Editor's Note: This article was updated in August 2021 to reflect the latest data. 

As major global greenhouse gas (GHG) emitters, U.S. states have the economic heft and legislative authority to move the United States toward much lower emissions and cleaner energy. While many have done so in the last decade, some remain stuck in the high-emitting past.

The following eight charts show how emissions from U.S. states compare, how they are changing and what could come next. These are based on the latest greenhouse gas emissions data World Resources Institute compiled for all 50 states and the District of Columbia (through 2018, the latest year for which state-level emissions data are available).

1. The Top 10 Emitting States Contribute Half of U.S. Total Emissions

In 2018, the top 10 emitting states were responsible for nearly half of the country’s total GHG emissions, nearly equal to the combined emissions of Japan, Canada and Germany, or all of India’s emissions. The top emitters included Texas, California, Florida, Illinois, Pennsylvania, Ohio, Louisiana, Indiana, New York and Michigan. Click around on the interactive chart to explore the emissions profile for each state.

Note that the interactive chart (#1) and the donut chart (#2) do not include emissions or removals from the land sector, as they cannot display negative values. The remaining charts (#3, #4 and #5) and corresponding analysis include all sources of emissions.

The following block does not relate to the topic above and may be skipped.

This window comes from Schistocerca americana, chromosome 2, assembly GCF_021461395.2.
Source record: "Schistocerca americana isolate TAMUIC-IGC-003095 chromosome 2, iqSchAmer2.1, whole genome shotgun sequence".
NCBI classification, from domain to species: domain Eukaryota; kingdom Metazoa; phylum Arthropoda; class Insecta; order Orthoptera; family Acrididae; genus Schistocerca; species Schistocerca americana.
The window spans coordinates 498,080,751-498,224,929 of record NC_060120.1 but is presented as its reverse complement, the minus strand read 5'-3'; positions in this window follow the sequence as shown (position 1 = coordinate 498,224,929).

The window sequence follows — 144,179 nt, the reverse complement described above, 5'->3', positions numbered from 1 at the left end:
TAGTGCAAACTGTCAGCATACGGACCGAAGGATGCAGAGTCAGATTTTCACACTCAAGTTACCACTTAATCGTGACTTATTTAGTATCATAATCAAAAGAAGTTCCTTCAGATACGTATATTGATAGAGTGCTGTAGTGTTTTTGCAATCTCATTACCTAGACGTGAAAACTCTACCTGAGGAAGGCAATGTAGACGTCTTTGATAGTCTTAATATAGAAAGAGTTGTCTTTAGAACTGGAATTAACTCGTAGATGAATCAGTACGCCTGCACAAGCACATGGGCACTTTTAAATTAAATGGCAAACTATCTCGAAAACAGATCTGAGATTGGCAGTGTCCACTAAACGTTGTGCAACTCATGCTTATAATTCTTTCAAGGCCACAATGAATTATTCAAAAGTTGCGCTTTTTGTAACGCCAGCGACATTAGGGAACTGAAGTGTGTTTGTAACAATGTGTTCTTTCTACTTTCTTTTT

2. The U.S. Energy Sector Contributes 84% of the Country’s Total Emissions

In 2018, the energy sector contributed to about 84% of total U.S. greenhouse gas emissions, with the sub-sectors transportation (29%) and electric power (26%) being the top two contributors.

3. Texas and California Are the Biggest U.S. State Emitters of the Past Ten Years

Texas and California[1] are first and second top state emitters, respectively, and have been more than 50% higher than the third-largest emitter for more than a decade. This comes as no surprise since both rank in the top two for population and economic size — two important driving forces of emissions.

Lower down in the list, though there are changes in the specific ranking of the states, the three clusters of emissions trends have been clear and stable over the years. For more than ten years, New York and Michigan have been ranked as number nine and number 10, while the other six states have fluctuated within the top three to eight (with emissions between 200 to 300 MtCO2e).

It’s important to note that these rankings are based on values calculated with a certain set of methodologies and data sources. As a result, these values could differ from those reported by their respective states.

4. Wyoming and North Dakota Are the Most Emissions-intensive States by GDP and Per Capita